With just three days of Olympic competition to go, the pressure is on Germany to equal its 2008 gold medal count. Thomas Lurz had a chance in the men's 10 kilometer swim, but he had to settle for silver.
Lurz was beat by Tunisia's Oussama Mellouli in a close finish. Another German, Andreas Waschburger, was in the lead at the race's half-way point, but fell behind later. Lurz made a strong push at the end, but Mellouli was simply too far ahead, holding on to beat Lurz by 3.4 seconds. In 2008, Mellouli became the first African man to win an Olympic medal in swimming.
Also in the water - albeit in a boat - the women's sailing duo of Kathrin Kadelbach and Friederike Belcher finished third in the final race of 470 sailing, which is named after the type of boat used. It wasn't enough to move them up in the standings, however, and they finished out of the medals in eighth place overall.
Earlier in the day, Germany found greater success in canoeing, where four Germans qualified for four finals, setting themselves up for a thrilling Saturday in a sport that Germany usually excels in. Among the competitors Saturday will be Sebastian Brendel, who is one of the favorites in the men's canoe single (C1) 200 meters. His earlier gold was in the canoe single (C1) 1000m.
In the afternoon, rhythmic gymnastics took center stage. But for all the glitz and glamor of the event, Germany showed blemishes.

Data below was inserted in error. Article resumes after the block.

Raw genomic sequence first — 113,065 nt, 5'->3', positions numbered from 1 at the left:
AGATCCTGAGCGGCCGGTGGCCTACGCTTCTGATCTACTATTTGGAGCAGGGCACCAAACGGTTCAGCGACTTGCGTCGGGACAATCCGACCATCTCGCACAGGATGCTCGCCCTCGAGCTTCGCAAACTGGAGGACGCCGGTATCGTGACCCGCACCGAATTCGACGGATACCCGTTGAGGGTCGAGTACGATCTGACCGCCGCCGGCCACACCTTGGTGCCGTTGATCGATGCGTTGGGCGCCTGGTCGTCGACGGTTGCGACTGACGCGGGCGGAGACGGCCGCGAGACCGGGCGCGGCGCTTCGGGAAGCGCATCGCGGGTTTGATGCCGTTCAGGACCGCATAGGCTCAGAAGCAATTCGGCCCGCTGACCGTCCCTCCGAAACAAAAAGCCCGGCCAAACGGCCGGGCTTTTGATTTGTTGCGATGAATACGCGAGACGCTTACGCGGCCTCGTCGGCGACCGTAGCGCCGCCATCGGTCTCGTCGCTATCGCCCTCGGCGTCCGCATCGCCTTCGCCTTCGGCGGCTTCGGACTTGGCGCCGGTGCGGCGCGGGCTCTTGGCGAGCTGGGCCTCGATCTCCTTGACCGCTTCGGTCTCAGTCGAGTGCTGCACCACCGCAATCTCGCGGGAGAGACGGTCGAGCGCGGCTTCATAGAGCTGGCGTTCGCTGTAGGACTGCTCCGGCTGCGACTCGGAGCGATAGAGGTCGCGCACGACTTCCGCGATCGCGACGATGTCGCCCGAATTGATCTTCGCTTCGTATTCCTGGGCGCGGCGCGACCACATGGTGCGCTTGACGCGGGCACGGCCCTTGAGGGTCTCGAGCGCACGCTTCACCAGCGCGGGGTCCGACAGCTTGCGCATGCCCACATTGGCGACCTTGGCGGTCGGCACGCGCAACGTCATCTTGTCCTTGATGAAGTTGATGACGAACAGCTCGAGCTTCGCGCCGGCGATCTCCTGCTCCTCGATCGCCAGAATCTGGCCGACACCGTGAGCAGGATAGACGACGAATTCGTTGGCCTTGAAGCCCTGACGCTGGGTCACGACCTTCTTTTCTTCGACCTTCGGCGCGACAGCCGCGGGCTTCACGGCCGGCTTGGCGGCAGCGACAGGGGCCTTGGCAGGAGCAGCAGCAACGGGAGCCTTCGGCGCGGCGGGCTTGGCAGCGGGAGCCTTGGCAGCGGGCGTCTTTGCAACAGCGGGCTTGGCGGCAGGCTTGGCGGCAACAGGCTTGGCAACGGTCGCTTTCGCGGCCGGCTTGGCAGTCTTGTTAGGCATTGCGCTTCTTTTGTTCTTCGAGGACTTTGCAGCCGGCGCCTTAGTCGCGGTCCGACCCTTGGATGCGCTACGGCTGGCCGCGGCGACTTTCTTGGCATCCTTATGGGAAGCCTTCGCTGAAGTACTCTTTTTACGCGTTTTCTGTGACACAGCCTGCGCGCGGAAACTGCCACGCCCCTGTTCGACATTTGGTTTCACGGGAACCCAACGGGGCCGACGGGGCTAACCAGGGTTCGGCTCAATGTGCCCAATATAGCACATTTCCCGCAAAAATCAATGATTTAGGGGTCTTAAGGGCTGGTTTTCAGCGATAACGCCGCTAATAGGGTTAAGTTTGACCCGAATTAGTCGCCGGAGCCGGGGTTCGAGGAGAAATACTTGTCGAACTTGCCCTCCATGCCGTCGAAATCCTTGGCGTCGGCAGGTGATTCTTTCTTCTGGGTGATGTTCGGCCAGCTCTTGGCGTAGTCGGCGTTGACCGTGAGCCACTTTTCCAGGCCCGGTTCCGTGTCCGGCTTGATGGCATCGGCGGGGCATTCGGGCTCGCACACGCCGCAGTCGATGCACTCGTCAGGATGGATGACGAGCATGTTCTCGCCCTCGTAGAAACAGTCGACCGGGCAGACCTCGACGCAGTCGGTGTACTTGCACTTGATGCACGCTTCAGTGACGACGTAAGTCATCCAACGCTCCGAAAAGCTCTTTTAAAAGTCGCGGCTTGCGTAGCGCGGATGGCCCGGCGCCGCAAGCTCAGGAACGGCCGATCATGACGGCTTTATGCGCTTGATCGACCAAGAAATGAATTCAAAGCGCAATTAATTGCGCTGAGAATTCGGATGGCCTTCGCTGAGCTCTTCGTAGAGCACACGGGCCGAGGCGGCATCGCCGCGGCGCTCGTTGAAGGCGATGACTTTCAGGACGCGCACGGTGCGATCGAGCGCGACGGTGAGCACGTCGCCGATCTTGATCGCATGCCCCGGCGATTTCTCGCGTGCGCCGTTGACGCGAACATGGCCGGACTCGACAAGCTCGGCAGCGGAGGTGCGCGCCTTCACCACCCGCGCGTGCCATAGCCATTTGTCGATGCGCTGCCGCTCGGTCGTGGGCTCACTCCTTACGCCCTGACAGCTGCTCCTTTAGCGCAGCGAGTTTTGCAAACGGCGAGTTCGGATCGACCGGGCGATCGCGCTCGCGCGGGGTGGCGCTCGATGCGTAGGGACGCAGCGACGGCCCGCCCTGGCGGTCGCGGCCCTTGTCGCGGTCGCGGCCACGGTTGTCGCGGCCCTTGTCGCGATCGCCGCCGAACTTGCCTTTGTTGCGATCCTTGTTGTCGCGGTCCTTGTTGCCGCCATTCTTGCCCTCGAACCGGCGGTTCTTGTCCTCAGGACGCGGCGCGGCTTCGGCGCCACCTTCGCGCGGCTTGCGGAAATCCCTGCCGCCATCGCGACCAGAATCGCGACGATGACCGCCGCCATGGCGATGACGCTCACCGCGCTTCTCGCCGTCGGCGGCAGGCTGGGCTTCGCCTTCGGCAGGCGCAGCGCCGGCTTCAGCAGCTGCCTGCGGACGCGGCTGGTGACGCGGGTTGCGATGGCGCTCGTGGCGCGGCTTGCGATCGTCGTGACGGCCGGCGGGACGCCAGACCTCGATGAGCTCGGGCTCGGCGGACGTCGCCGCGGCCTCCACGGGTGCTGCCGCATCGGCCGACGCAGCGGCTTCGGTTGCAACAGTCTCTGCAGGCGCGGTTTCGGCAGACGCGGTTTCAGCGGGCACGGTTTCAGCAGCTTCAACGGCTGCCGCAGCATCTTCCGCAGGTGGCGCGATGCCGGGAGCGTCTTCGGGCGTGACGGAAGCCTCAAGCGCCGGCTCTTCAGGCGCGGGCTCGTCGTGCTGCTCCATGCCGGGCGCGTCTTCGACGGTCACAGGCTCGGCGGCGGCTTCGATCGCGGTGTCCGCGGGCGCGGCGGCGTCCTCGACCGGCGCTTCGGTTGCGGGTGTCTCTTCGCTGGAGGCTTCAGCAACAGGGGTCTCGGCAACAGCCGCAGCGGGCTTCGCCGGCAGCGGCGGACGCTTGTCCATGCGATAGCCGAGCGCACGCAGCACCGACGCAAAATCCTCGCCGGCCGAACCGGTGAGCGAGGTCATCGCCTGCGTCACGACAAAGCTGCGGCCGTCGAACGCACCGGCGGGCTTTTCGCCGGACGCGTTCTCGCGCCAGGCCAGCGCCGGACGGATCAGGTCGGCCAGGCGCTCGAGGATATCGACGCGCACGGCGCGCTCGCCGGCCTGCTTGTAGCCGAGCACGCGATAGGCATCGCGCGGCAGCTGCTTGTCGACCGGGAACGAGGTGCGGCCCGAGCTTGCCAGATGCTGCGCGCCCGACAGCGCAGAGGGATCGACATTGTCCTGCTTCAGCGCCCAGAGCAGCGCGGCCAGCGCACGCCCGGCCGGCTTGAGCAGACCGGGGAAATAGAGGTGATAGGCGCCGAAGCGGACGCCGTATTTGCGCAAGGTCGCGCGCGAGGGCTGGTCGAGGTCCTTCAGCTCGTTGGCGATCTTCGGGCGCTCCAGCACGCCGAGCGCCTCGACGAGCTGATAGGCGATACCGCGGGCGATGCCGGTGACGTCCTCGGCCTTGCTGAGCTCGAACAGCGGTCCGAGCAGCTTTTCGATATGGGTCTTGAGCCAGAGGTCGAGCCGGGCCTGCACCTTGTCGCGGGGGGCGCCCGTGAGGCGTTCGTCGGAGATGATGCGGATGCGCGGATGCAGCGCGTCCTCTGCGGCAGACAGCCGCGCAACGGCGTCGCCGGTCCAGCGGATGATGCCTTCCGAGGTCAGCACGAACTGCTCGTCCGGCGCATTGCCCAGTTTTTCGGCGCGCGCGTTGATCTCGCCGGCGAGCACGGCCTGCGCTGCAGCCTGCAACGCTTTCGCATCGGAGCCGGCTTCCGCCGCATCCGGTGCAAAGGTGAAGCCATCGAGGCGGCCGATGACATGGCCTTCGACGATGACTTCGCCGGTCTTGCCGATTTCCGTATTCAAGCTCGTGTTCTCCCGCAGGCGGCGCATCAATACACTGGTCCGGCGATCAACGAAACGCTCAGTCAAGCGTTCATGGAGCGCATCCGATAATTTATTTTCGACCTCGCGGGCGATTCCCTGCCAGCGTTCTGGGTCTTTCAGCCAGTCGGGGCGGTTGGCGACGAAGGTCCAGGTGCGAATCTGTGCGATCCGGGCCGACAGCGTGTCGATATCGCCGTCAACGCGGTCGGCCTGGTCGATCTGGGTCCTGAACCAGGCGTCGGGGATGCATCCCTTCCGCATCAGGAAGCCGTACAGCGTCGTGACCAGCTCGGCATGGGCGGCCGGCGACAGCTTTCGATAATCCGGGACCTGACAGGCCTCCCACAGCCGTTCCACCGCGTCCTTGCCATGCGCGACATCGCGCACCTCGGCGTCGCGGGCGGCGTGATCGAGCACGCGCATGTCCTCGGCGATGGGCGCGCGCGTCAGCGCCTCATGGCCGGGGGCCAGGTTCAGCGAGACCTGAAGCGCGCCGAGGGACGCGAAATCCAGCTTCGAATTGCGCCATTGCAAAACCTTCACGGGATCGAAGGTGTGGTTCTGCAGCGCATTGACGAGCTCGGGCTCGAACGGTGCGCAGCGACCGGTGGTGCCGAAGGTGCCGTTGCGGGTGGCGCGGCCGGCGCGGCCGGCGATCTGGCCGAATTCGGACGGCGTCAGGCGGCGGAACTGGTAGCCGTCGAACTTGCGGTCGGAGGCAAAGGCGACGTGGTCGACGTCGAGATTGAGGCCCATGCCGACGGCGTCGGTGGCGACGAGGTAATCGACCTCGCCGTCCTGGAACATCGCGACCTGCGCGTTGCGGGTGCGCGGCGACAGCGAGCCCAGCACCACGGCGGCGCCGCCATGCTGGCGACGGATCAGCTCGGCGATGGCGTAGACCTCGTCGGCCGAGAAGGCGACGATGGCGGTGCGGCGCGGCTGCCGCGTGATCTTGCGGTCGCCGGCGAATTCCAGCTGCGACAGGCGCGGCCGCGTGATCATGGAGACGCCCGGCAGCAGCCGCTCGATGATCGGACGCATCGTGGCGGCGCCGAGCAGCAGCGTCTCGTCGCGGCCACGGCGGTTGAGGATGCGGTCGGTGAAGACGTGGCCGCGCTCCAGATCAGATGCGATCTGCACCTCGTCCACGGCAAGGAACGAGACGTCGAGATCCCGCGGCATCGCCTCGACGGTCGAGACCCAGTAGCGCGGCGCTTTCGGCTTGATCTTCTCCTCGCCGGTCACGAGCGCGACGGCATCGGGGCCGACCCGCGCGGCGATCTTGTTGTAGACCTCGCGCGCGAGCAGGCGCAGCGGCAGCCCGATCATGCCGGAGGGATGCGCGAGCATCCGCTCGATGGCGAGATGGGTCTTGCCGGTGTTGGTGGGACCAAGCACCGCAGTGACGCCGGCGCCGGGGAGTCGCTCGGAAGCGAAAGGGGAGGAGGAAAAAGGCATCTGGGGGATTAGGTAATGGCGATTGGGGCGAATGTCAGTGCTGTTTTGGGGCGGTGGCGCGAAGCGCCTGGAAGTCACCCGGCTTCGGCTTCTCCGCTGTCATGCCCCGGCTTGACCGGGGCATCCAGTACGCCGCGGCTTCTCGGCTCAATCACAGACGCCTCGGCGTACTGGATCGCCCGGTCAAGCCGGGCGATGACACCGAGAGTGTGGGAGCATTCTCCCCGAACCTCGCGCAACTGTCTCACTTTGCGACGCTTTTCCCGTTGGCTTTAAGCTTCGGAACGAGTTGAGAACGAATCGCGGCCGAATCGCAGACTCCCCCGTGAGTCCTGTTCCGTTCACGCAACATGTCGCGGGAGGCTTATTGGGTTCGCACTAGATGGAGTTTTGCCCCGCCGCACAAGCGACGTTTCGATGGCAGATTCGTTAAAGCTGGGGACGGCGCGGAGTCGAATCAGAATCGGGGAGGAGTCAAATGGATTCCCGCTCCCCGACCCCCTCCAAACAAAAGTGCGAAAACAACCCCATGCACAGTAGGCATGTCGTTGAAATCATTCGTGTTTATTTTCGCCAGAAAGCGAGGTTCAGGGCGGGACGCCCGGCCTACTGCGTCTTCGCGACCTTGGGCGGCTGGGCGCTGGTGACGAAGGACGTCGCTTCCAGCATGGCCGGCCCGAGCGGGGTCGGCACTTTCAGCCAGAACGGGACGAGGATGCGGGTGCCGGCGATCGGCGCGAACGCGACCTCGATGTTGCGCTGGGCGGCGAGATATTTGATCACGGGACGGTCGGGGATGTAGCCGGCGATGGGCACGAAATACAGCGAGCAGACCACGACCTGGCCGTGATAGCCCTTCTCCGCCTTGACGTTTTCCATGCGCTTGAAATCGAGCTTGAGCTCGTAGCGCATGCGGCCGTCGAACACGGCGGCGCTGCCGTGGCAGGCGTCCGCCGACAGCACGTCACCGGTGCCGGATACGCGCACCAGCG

Jana Berezko-Marggrander performed two routines to music by Rodrigo y Gabriela and Adam Summerhayes in the all-around individual qualifiers. Unfortunately, she failed to advance to the final, finishing in 17th out of 24 total competitors.
There was a chance for redemption later, but the quintet of Mira Bimperling, Camilla Pfeffer, Judith Hauser, Cathrin Puhl, and Nicole Müller were eliminated in the group all-around. Combining gymnastics and dance, rhythmic gymnastics requires competitors to use one apparatus during their routine.
So far in London, Germany has won 10 golds. They won 16 in 2008.
Track and field takes center stage
Germany will have a few more chances to add to their medal haul later Friday.
Track and field will be the evening's top attraction once again. Raphael Holzdeppe, Malte Mohr and Björn Otto will get things started in the men's pole vault final, before Betty Heidler and Kathrin Klaas try to go the distance in the women's shot put final. In the evening's main event, the women's 4x100 relay team of Leena Günther, Anne Cibis, Tatjana Pinto and Verena Sailer will hope to win Germany's first gold since 1980. They'll need a bit of luck to upset favorites Jamaica and the United States.
bm/mz (AFP, dpa, Reuters)